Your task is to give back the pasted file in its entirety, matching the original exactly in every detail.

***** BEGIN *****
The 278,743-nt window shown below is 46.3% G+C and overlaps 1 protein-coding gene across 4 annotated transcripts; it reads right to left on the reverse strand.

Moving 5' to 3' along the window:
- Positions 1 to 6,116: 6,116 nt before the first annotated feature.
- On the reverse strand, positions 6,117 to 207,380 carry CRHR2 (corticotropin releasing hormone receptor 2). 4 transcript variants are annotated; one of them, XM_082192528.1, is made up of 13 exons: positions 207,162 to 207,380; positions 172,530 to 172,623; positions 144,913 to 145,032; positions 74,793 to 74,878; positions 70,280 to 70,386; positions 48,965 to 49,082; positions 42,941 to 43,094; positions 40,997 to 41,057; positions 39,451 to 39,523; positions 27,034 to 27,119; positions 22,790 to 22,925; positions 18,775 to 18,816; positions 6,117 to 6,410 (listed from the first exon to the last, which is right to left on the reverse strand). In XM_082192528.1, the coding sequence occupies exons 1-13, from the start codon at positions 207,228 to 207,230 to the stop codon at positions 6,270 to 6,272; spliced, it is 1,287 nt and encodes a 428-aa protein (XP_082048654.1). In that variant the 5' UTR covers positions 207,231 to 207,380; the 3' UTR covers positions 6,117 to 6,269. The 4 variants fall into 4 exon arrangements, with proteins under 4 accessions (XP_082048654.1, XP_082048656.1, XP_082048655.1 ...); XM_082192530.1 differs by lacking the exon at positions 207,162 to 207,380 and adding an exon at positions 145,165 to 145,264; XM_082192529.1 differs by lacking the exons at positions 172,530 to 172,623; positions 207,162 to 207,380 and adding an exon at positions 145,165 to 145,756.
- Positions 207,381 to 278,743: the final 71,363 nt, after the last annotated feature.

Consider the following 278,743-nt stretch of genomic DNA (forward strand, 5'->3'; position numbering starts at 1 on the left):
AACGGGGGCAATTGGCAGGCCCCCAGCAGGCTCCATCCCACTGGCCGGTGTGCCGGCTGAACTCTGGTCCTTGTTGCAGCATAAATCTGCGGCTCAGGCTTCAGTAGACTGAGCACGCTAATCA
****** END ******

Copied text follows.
The 278,743-nt window shown below is 46.3% G+C and overlaps 1 protein-coding gene across 4 annotated transcripts; it reads right to left on the reverse strand.

Moving 5' to 3' along the window:
- Positions 1 to 6,116: 6,116 nt before the first annotated feature.
- On the reverse strand, positions 6,117 to 207,380 carry CRHR2 (corticotropin releasing hormone receptor 2). 4 transcript variants are annotated; one of them, XM_082192528.1, is made up of 13 exons: positions 207,162 to 207,380; positions 172,530 to 172,623; positions 144,913 to 145,032; positions 74,793 to 74,878; positions 70,280 to 70,386; positions 48,965 to 49,082; positions 42,941 to 43,094; positions 40,997 to 41,057; positions 39,451 to 39,523; positions 27,034 to 27,119; positions 22,790 to 22,925; positions 18,775 to 18,816; positions 6,117 to 6,410 (listed from the first exon to the last, which is right to left on the reverse strand). In XM_082192528.1, the coding sequence occupies exons 1-13, from the start codon at positions 207,228 to 207,230 to the stop codon at positions 6,270 to 6,272; spliced, it is 1,287 nt and encodes a 428-aa protein (XP_082048654.1). In that variant the 5' UTR covers positions 207,231 to 207,380; the 3' UTR covers positions 6,117 to 6,269. The 4 variants fall into 4 exon arrangements, with proteins under 4 accessions (XP_082048654.1, XP_082048656.1, XP_082048655.1 ...); XM_082192530.1 differs by lacking the exon at positions 207,162 to 207,380 and adding an exon at positions 145,165 to 145,264; XM_082192529.1 differs by lacking the exons at positions 172,530 to 172,623; positions 207,162 to 207,380 and adding an exon at positions 145,165 to 145,756.
- Positions 207,381 to 278,743: the final 71,363 nt, after the last annotated feature.

Consider the following 278,743-nt stretch of genomic DNA (forward strand, 5'->3'; position numbering starts at 1 on the left):
AACGGGGGCAATTGGCAGGCCCCCAGCAGGCTCCATCCCACTGGCCGGTGTGCCGGCTGAACTCTGGTCCTTGTTGCAGCATAAATCTGCGGCTCAGGCTTCAGTAGACTGAGCACGCTAATCA